Use China and Flatware for Catered Events - Catered events in the Student Center and the Casey Building are served on china, free of charge. So choose one of these buildings to hold your event. All other locations on campus are given disposable ware, unless china is ordered at the additional cost of $3.50 per person ($1.50 per person at Campion Ballroom). These charges pay for transportation and washing.
Print and Copy on Both Sides - Make double-sided printing a habit and reduce your paper use and waste by 50%. If you do not have a duplex printer you can manually print on both sides by printing all the odd numbered pages then putting these sheets back into the printer and printing the even numbered pages. For help, contact the Help Desk x5571. Reuse the blank side of already printed paper (that is not confidential). You can print draft and internal documents on the blank side. Or use the blank side as scratch paper. The Life of Paper
Reduce Lunch Waste -
When bringing your own lunch, bring each food item in a reusable container. Reusablebags.com sells a Wrap-N-Mat for sandwiches, bamboo utensil set in an attractive fabric pouch, a lightweight steel food carrier and aluminum boxes with snap-on lids.
When eating out, either chose a restaurant where your meal is served on a reusable plate/bowl with reusable utensils or, if getting food to go, bring your own reusable container. For example, when eating at the Cherry St. market, choose a ceramic plate and metal utensils. Or when getting food from Cherry St. to go, transfer the food you purchase to your own food storage container.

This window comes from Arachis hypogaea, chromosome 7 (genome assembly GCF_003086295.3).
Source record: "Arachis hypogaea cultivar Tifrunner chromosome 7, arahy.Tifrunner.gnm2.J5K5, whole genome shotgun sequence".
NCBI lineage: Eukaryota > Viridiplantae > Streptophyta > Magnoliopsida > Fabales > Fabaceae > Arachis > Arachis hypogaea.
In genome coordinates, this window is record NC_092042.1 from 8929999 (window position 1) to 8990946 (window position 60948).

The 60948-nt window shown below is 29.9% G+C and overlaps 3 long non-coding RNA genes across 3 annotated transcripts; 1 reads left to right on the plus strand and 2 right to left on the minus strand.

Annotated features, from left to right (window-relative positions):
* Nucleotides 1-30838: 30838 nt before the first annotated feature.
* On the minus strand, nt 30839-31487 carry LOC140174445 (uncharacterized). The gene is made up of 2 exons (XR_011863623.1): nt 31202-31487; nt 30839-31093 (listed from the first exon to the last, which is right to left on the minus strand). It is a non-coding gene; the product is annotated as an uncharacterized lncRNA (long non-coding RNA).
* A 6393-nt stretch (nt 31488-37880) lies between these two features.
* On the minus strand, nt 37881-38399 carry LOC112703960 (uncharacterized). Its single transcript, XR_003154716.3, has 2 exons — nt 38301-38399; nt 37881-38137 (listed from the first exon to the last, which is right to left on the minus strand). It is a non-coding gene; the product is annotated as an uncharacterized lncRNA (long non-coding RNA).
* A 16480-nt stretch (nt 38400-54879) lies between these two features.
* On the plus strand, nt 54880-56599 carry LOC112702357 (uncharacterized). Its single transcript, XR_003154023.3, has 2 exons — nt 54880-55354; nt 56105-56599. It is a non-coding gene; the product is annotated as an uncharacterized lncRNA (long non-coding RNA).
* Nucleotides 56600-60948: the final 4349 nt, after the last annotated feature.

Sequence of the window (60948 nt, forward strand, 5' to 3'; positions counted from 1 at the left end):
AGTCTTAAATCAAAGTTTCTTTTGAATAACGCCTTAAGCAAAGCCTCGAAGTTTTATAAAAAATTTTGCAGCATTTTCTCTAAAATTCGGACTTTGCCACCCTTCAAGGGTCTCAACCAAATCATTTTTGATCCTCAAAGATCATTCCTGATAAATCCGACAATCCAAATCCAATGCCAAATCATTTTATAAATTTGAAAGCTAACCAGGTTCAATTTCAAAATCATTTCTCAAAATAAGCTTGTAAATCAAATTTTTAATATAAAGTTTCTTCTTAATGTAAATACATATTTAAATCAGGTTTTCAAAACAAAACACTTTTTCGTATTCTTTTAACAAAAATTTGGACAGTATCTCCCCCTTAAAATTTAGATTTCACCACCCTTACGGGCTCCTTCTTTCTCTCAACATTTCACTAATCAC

Reduce Paper Towel Waste - Use one paper towel to dry hands at a public restroom. Even better is to wipe your hands on your pants or run your hands through your hair. At home, use a rag or sponge in your kitchen for cleaning instead of paper towels, both are washable and reusable.
Carry Your Own Beverage Container – Water drinkers can carry their filtered water from the home or office in attractive, lightweight steel and aluminum bottles instead of plastic.
- Bon Appetit is giving a generous 20 cent discount on all hot drinks and fountain soda of any size when you bring your own reusable mug. Hot drinks include espresso drinks, tea and chai, in addition to the traditional drip coffee and fountain soda.
- Use the coffee waste calculator to learn how many pounds of cups you send to the landfill annually.
- Learn the truth about bottled water.
Choose to Reuse - When you need to buy something, look for it used first and new second. Buying used supports local non-profits and reduces the demand on natural resources to manufacture goods. Guide to Seattle's thrift stores. Guide to Seattle's clothing and furniture consignment stores. BarterBee is a website where you can turn in your old games, movies and music for points and use those points to buy other games, movies and music that other people no longer want.
Bring Cloth Bags to the Store - Using your own cloth bag instead of plastic or paper bags reduces carbon dioxide emissions, energy consumption, litter and pollution. Learn more: Paper vs Plastic, Environmental Effects of Plastic Bags. Buy a sturdy, reusable bag from a thrift store, a cloth bag from your grocery store or buy a fashionable and functional bag online. Bringing your own bags to the grocery store will reduce your carbon-dioxide emissions by about 17 pounds of a year.